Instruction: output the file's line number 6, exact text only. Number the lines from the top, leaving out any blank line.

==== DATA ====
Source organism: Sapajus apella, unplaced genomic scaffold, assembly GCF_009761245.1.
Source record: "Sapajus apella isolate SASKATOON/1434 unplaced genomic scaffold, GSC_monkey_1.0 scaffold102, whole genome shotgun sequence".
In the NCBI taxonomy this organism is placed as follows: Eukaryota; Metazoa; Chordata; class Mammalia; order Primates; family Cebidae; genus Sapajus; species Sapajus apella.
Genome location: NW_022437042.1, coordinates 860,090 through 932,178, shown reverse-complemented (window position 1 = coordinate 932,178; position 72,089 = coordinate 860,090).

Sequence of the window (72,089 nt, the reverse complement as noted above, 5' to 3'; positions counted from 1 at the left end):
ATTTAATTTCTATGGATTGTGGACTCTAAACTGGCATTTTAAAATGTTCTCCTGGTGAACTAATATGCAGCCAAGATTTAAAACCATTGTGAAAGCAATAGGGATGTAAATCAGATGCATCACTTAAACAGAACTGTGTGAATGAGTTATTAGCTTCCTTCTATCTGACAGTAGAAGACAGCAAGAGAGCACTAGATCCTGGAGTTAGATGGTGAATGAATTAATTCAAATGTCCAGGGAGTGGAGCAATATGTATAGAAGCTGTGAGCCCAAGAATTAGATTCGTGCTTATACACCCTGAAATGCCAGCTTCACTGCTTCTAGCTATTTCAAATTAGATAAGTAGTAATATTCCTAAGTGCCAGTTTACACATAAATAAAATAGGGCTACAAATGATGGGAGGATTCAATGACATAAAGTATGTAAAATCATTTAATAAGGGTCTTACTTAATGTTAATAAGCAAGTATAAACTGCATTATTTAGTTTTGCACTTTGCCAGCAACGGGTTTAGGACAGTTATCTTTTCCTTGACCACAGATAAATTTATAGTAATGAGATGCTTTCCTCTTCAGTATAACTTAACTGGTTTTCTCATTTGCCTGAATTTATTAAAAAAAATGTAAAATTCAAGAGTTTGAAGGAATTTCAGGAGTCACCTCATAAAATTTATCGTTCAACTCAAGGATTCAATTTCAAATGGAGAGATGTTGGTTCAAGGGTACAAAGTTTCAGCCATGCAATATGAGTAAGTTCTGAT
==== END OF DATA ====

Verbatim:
ATTTAATTTCTATGGATTGTGGACTCTAAACTGGCATTTTAAAATGTTCTCCTGGTGAACTAATATGCAGCCAAGATTTAAAACCATTGTGAAAGCAATAGGGATGTAAATCAGATGCATCACTTAAACAGAACTGTGTGAATGAGTTATTAGCTTCCTTCTATCTGACAGTAGAAGACAGCAAGAGAGCACTAGATCCTGGAGTTAGATGGTGAATGAATTAATTCAAATGTCCAGGGAGTGGAGCAATATGTATAGAAGCTGTGAGCCCAAGAATTAGATTCGTGCTTATACACCCTGAAATGCCAGCTTCACTGCTTCTAGCTATTTCAAATTAGATAAGTAGTAATATTCCTAAGTGCCAGTTTACACATAAATAAAATAGGGCTACAAATGATGGGAGGATTCAATGACATAAAGTATGTAAAATCATTTAATAAGGGTCTTACTTAATGTTAATAAGCAAGTATAAACTGCATTATTTAGTTTTGCACTTTGCCAGCAACGGGTTTAGGACAGTTATCTTTTCCTTGACCACAGATAAATTTATAGTAATGAGATGCTTTCCTCTTCAGTATAACTTAACTGGTTTTCTCATTTGCCTGAATTTATTAAAAAAAATGTAAAATTCAAGAGTTTGAAGGAATTTCAGGAGTCACCTCATAAAATTTATCGTTCAACTCAAGGATTCAATTTCAAATGGAGAGATGTTGGTTCAAGGGTACAAAGTTTCAGCCATGCAATATGAGTAAGTTCTGAT